With Independence Day fast approaching, many of us are making plans to celebrate. Whether it’s a family outing to the beach or a fireworks show, or simply a backyard barbecue at home, heed these safety tips to keep yourself and your loved ones safe.
Fireworks are safest when admired from afar (at least 500 feet). Look for local public fireworks displays and try to secure a prime spot early (as these tend to be crowded events). If your city allows fireworks and you decide to light them at home, please follow these safety precautions:
- Keep fireworks away from small children.
- Follow the instructions on the packaging.
- Keep a water supply close by (better safe than sorry).
- The person igniting the fireworks should always wear eye protection.
- Light only one firework at a time.
- Never attempt to relight a “dud.”
- Store fireworks in a cool, dry place and away from children and pets.
- Never throw or point a firework toward people, animals, vehicles, structures, or flammable materials.
- Leave any area immediately where untrained amateurs are using fireworks.
What is summer without backyard barbecues? As much as we love grilling under the sun, injuries are all too common when using backyard charcoal or gas grills. To prevent injury and maintain safety, follow these tips:
- A barbecue grill that is in use should always be supervised.
- Never grill indoors (ex. inside a house, camper, tent or any enclosed area).
- Make sure everyone (including pets) stays away from the grill.
- Keep the grill out in the open, away from the house, the deck, tree branches, or anything that could catch fire.
- For the chef’s safety, use the long-handled tools especially made for cooking on the grill.
- Never add charcoal starter fluid when coals have already been ignited.
- Always follow the manufacturer’s instructions when using grills.
If your beach visit includes swimming in the ocean, be sure to learn how to swim in the surf within the designated swimming area and only when/where a lifeguard is present. In addition, be sure to obey all instructions and orders from lifeguards.
- Check local weather conditions and look for any warning signs or flags that may be posted.
- Always swim sober and with a buddy.
- Young children and inexperienced swimmers should wear Coast Guard- approved life jackets.
- Protect the neck – don’t dive head first. Walk carefully into open waters.
- Keep a close eye and constant attention on children and adults while at the beach. Waves can cause someone to lose their footing, even in shallow water.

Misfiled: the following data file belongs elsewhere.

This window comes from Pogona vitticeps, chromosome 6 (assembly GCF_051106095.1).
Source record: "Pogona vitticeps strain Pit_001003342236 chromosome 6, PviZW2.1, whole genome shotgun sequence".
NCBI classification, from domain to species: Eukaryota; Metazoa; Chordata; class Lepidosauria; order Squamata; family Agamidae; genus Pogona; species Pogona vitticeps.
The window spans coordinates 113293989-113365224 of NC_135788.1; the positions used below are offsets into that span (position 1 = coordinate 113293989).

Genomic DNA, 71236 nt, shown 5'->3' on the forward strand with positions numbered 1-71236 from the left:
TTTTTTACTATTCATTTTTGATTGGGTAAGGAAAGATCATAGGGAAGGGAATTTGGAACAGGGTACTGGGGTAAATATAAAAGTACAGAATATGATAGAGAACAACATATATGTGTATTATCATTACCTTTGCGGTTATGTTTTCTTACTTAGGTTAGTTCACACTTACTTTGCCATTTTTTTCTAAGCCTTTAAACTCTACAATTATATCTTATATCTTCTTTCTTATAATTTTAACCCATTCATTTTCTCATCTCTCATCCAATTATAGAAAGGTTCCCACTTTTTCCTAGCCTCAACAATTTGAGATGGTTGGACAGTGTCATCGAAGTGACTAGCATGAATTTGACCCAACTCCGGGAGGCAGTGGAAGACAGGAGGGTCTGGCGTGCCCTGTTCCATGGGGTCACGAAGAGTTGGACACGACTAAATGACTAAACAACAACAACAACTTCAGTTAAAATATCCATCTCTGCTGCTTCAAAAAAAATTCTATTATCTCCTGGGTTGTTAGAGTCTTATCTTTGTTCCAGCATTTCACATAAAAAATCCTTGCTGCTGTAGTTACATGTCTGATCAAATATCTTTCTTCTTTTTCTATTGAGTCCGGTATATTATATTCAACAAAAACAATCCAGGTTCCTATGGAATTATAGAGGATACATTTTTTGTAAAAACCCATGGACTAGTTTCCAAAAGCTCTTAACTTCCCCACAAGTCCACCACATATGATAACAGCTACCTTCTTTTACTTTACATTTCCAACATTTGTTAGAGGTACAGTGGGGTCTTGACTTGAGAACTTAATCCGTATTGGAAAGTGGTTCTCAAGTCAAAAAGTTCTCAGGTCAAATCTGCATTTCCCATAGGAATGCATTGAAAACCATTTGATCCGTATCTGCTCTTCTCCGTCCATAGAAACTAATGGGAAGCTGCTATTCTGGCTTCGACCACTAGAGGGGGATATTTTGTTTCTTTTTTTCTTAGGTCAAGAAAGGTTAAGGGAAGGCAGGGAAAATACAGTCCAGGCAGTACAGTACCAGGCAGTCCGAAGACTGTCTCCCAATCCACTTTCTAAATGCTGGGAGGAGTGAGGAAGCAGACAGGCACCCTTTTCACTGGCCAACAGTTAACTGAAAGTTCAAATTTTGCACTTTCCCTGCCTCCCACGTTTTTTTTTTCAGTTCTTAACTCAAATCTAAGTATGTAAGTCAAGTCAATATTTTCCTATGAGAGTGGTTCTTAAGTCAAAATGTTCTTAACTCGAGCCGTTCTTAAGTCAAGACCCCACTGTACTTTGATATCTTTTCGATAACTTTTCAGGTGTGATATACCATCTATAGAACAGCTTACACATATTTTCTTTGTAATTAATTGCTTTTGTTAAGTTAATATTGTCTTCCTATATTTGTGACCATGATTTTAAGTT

- Watch for aquatic life – water plants and animals may be dangerous. Avoid patches of plants and leave animals alone.
Rip currents are relatively strong, narrow currents flowing outward from the beach through the surf zone, posing a potential hazard to swimmers. In fact, rip currents are responsible for many deaths and lifeguards rescues on our beaches. Any beach with breaking waves may have rip currents, so be aware of the dangers and remember these things:
- If a person is caught in a rip current, it is advised to swim parallel to the shore until out of the current. Once free, turn and swim toward the shore. If they can’t swim to the shore, they should float or tread water until free of the rip current and then head toward the shore.
- Stay at least 100 feet away from piers and jetties – permanent rip currents often exist near these structures.
You should limit exposure to direct sunlight between 10am and 4pm and wear a broad-spectrum sunscreen with a protection factor of at least 15 (reapply often). Remember to stay hydrated by drinking plenty of water regularly (thirsty or not) and avoid alcoholic or caffeinated drinks. Protect your eyes by wearing sunglasses that will absorb 100 percent UV sunlight. Also remember to protect your feet – hot sand can burn them and glass and other sharp objects can cut them.
During hot weather, watch for signs of heat stroke – hot, red skin; changes in consciousness; rapid, weak pulse; rapid, shallow breathing. If it’s suspected someone is suffering from heat stroke:
- Call 911 and move the person to a cooler place.
- Quickly cool the body by applying cool, wet cloths or towels to the skin (or misting it with water) and fanning the person.
- Watch for signs of breathing problems and make sure the airway is clear. Keep the individual lying down.
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Don’t forget! We will be closed on Wednesday, July 4, 2018 for Independence Day. We apologize for any inconvenience this may cause. From everyone at SecurityCamExpert.com, we wish you a safe & happy Independence Day!
Safety Tips For 4th Of July Holiday
Independence Day celebrations are filled with fun, but also come with dangers. Be sure to keep yourself and your loved ones safe by heeding these tips.